None of this will be news to anyone who’s played the first game, but thankfully Mass Effect 2 is a great improvement on its predecessor. For a game based around squad-based combat, Mass Effect’s combat system was pretty seriously flawed. Weapons felt and looked like super-soakers, and although there was a cover system, there was little point in using it in the expansive planetside environments. Mass Effect 2 fixes this with the addition of exhaustible ammunition and location damage, making gunfights much more desperate and visceral.  

    The exploration aspect of the game has also been overhauled. The critically despised Mako driving sequences have been replaced with an orbital scanning minigame where you gather resources by launching probes at the planet’s surface. This can get tedious, but is only really necessary if you’re determined to research every upgrade available for your team. Side quests work much better when you don’t need to drive across half the map to get there. 

    Mass Effect 2
    is a landmark in cinematic gaming. Visually, it’s incredible. The ‘texture popping’ that plagued the the first game has been eliminated—it’s a lot easier to believe you’re a heroic starship commander when it you don’t look like a bar of soap for half the conversation. The game rewards the player for exploration not just with more resources, but with different experiences. There are very few games that I can say I’ve explored in just to meet new characters and try new conversation, or to retry an entire mission simply to be a badass. Whether you’re a Luke Skywalker or Jack Bauer fan, Mass Effect 2 allows you to play to your fantasy.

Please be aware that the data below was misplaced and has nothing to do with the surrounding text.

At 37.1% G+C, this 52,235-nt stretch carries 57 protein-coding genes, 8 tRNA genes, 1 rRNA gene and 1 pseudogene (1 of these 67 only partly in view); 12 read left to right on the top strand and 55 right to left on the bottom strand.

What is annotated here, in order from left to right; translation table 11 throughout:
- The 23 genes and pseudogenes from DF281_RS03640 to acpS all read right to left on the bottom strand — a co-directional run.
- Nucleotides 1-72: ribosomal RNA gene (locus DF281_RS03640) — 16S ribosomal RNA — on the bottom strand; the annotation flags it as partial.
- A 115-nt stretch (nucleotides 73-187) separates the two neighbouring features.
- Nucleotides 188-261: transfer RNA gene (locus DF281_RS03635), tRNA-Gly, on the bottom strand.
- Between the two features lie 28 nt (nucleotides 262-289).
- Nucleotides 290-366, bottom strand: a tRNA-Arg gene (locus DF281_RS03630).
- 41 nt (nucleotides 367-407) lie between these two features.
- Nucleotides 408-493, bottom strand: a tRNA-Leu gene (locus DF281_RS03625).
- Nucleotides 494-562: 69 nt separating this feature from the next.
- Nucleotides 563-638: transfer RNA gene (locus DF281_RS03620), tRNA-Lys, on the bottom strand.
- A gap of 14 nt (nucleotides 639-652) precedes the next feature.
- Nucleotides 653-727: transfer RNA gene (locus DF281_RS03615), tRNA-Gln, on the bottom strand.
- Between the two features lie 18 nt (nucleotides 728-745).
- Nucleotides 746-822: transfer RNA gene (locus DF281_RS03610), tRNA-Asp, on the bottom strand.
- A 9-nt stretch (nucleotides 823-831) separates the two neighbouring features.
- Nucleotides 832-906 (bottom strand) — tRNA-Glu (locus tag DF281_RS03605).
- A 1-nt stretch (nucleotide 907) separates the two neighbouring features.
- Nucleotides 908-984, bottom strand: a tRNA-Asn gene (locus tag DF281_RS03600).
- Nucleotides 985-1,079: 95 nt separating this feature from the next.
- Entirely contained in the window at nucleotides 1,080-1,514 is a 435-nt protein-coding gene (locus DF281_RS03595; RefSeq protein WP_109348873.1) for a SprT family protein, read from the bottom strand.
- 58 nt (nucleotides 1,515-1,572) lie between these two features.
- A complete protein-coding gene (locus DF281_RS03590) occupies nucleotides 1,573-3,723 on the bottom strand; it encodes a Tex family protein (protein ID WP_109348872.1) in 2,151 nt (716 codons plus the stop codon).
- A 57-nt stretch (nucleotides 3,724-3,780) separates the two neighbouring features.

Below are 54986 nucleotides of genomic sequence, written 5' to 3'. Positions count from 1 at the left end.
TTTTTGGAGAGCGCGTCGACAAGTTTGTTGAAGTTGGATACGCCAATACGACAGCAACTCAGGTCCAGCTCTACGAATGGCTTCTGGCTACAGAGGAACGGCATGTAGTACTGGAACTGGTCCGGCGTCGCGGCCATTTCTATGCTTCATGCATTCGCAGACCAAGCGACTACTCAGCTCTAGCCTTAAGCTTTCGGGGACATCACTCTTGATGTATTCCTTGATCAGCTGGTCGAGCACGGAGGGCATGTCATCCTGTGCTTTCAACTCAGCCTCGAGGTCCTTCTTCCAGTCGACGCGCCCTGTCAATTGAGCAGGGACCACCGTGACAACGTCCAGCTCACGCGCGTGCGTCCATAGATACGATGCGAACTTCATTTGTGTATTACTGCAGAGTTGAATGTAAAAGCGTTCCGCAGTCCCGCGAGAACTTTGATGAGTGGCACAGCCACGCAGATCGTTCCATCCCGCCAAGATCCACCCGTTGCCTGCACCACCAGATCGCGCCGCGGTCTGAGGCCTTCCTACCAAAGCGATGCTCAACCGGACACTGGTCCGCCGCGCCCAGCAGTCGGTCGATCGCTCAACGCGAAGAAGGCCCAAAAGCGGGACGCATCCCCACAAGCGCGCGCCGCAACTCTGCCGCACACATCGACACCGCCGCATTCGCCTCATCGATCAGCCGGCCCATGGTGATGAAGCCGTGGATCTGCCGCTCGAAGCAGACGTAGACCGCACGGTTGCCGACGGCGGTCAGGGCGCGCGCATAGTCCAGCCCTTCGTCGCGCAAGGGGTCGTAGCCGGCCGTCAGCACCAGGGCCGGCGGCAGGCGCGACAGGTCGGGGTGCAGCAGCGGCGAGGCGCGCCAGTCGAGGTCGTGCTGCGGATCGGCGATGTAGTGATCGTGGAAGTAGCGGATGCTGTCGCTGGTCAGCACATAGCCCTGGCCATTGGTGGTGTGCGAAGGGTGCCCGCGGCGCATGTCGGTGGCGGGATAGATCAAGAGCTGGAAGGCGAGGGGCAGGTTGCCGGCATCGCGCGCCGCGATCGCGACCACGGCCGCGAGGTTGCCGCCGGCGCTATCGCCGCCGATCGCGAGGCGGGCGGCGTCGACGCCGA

PROS: Visually stunning, engrossing characters, massive backstory. Every major flaw of the first game has been addressed.

    CONS: New hacking and scanning elements are a great improvement on quick-time sequences, but still feel much the same after 20 hours of play.

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  • Anno 1404

    Anno 1404 is an interesting little wee game, and so far I’ve had a lot of fun playing it. It’s novel, it’s interesting, it’s incredibly well made, but it’s also very boring.

    I’m usually a pretty big fan of the real-time strategy genre. Games like Civilization 4 have been the backbone of my gaming life. I nearly had as much fun micromanaging my city states in Medieval Total War 2 as I did battling rival armies. Actually, that’s a lie. I had way more fun massacring French peasant archers with my British Royal Knights. But raising taxes was always fun as well.